Henry’s Many Options

Everyone always asks for specifics on how to grow their catalog business. So, let’s use Henry Repeating Rifles as an example.

Let’s get my gun credentials out of the way. I own two shotguns which belonged to my grandfather, and a .22 single-shot Ithaca rifle which my father bought for me 50 years ago, and which was at least 25 years old at the time. I fire the rifle about once a year, and don’t recall the last time I used either shotgun. Guns do not fascinate me the same way they do for others, but I appreciate how they can be very meaningful to some people.

This past fall, my wife, son and I hosted a high-school exchange student for two weeks from Austria. (My son will be making a reciprocal stay in Austria this spring). Prior to arriving in New Hampshire where we live, the one thing the Austrian student asked to do was visit a shooting range. There are plenty of shooting clubs and outdoor shooting ranges in our area, so we knew we could make arrangements to visit one once the student arrived. We wanted to know specifically what type of experience he was seeking.

It turned out that he had never fired a gun before. He had never even held one. In Austria, the only way to do that – after apparently a lengthy registration process – is to visit a shooting range. So, on his second day with us, I took him out in the backyard, set up some empty cans on a board, and we shot away for an hour with my old .22 rifle. He said later it was one of the highlights of his stay. (Note: one of the advantages of living in rural NH is that no one thinks it odd to hear gun fire coming from their neighbor’s yard).

His interest in my old rifle made me want to investigate a new option. I saw an ad somewhere (I don’t recall where, but it was in one of the magazines to which I subscribe) for a catalog from Henry Rifles, and requested one. They have a beautiful catalog (108 pages), which tells the history of the company (begun in 1860) and shows every rifle they make. But you cannot order from the catalog or online.  You must visit a local dealer, and the catalog I requested came with a list of all the local gun shops in our area that sold Henry rifles.


Now, they could just leave it there – that the only way you can purchase one of their rifles is through a local retailer. They could rely on those local dealers – most of whom are small mom & pop shops – to be their sales force. But, Henry wants to build demand. They want to drive response. So they have an elaborate consumer catalog that drives sales to those retailers, probably because many of these local retailers cannot afford to advertise on their own. But, there’s more.

Here are the other things that Henry is doing to drive response:

  • They have a half hour infomercial on TV (click here), one of which I landed on one night during the holidays while channel surfing, which prompted me to write this posting. It features the company President, and was actually very entertaining. I’m not sure I’d watch it again, but it was very well done, without looking like an over-the-top Hollywood production.
  • They appear at gun and sportsman shows (their show booth appears in the infomercial), giving their products wide exposure to different markets.
  • They send out great emails – but only about once a month. What makes them great is that they don’t sell. The rest of you send me 2 or 3 emails a day, which I delete. Yet, when I see one from them, I take the time to read it – and I’m not that interested in guns! I am interested in history, and most of their emails have a historical focus. They made it relevant for me.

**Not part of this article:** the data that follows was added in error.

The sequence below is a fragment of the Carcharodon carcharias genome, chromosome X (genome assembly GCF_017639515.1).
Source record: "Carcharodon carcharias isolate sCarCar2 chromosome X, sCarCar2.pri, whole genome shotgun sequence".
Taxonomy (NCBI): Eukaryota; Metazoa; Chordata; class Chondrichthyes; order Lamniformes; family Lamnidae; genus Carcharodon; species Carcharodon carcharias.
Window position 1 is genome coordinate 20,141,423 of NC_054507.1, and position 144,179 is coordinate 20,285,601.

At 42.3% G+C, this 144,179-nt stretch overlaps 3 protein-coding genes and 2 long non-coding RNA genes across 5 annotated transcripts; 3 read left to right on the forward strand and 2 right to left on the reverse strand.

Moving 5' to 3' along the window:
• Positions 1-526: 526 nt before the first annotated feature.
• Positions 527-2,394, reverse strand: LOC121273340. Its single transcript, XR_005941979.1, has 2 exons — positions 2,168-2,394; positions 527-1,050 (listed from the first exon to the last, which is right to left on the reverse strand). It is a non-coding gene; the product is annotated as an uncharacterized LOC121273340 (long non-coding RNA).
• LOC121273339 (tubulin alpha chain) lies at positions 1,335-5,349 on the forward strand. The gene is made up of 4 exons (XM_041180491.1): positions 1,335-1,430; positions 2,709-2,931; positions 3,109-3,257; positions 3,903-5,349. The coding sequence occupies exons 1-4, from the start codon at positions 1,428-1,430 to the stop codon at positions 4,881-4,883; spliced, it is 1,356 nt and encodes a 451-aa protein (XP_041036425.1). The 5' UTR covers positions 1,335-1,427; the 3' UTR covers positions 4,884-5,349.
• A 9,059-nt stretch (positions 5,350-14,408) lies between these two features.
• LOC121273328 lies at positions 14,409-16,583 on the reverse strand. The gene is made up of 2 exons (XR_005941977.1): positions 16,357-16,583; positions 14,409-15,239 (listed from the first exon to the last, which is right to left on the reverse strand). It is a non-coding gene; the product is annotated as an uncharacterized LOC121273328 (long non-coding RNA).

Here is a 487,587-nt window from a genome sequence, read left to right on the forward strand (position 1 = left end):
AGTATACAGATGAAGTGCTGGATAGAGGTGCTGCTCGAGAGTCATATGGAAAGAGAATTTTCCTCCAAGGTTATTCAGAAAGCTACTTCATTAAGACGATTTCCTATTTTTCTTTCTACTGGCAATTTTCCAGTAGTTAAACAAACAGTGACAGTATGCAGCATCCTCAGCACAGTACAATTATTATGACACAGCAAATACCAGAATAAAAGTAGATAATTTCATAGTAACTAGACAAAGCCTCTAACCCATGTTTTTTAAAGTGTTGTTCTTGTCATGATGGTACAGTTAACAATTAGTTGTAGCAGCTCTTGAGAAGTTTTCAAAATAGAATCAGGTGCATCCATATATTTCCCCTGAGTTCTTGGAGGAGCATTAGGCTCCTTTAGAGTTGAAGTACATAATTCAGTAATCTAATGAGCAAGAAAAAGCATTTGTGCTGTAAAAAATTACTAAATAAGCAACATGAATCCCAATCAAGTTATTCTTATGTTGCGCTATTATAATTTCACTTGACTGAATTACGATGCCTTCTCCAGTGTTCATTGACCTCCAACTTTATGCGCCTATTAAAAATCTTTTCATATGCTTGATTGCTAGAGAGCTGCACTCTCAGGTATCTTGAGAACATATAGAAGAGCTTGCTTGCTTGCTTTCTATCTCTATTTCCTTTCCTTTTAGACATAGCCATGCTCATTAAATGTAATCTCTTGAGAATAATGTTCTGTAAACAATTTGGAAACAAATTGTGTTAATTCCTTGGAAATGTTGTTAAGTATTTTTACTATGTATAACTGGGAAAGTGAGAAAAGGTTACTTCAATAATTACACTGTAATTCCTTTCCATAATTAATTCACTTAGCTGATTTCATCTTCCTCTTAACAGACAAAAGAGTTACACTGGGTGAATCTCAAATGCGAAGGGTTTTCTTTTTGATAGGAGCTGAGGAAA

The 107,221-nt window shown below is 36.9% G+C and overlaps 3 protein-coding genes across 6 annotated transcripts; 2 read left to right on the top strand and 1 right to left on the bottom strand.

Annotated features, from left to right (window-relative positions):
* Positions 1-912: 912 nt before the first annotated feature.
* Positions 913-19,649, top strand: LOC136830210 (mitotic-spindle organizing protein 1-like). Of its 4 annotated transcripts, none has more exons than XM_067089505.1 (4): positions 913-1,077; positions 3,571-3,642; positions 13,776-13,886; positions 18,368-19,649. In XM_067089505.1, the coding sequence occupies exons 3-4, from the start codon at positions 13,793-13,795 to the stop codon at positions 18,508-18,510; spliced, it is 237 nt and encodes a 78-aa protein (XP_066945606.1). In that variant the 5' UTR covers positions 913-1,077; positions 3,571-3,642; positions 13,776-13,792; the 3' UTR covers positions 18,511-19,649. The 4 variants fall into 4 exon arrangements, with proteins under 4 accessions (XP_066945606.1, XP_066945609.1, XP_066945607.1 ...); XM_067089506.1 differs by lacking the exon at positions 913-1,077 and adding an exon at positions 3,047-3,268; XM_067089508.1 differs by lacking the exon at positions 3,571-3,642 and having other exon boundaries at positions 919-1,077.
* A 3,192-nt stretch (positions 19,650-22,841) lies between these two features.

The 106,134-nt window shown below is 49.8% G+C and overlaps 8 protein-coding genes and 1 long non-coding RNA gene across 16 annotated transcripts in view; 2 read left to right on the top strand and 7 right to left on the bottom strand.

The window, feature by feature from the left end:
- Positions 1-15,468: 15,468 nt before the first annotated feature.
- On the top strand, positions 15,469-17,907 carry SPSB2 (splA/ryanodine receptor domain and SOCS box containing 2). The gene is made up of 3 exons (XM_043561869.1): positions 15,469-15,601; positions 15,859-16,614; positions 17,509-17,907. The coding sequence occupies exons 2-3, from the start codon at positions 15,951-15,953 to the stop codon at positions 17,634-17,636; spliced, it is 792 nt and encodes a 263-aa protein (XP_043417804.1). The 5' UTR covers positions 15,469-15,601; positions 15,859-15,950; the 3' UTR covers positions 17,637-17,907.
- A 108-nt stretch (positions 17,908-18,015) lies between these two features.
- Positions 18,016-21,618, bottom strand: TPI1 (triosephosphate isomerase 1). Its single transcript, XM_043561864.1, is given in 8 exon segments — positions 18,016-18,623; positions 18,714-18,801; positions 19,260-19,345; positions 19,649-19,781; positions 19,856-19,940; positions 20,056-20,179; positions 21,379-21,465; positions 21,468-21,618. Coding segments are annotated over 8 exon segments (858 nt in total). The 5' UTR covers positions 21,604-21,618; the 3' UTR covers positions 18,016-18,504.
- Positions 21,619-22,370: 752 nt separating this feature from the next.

• They host numerous gun “events” around the nation, and they get a ton of PR as a result.
  • They have corporate sales, and special commemorative rifles for community organizations like the Masons, Eagles, VFW, and Boy Scouts. (Yes, these organizations still exist, and their members spend money.)
  • They keep creating new commemorative rifles for upcoming anniversaries of other historic events. (Note: these are NEW products).
  • Most important, they have several different lines of rifles – some for target shooting, big game, little game, etc. (Remember, it always comes down to product).

Here’s my point. They could just manufacture their rifles and sell them in retail outlets, like other gun manufactures. They could rely on the retailers to advertise their rifles in newspapers and FSIs.  But they have created a marketing machine to drive attention to their product, and to tell their story. They are doing a bunch of things to drive sales to those retailers, and gain consumer awareness. You know – “branding”.

What are you doing to drive sales for your products beyond having a catalog and a website?

I know what you are going to say – you are going to tell me there is no comparison between a manufacturer and what you do. You are going to tell me they have better margins that allow them to spend money on PR events and TV infomercials.

All of that may be true – but you could be doing so much more than you are. That’s the point. You think of your business only in terms of paper, postage, a website site, with a few emails thrown in. Your job is to sell whatever it is you sell, and make a profit. Don’t limit yourself to think it can only be done by catalogs and a website.

Did it make sense to stick to just a catalog ten years ago? Probably. But those days are gone. You have to look for new options and alternative options, or you will be swept away.  Don’t wait for the customer to come to you. Go to them with some relevant marketing beyond a torrent of daily emails and monthly catalogs. This is the new age of catalog survival. Do some selling!

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by Bill LaPierre

VP – Business Intelligence and Analytics

Datamann – 800-451-4263 x235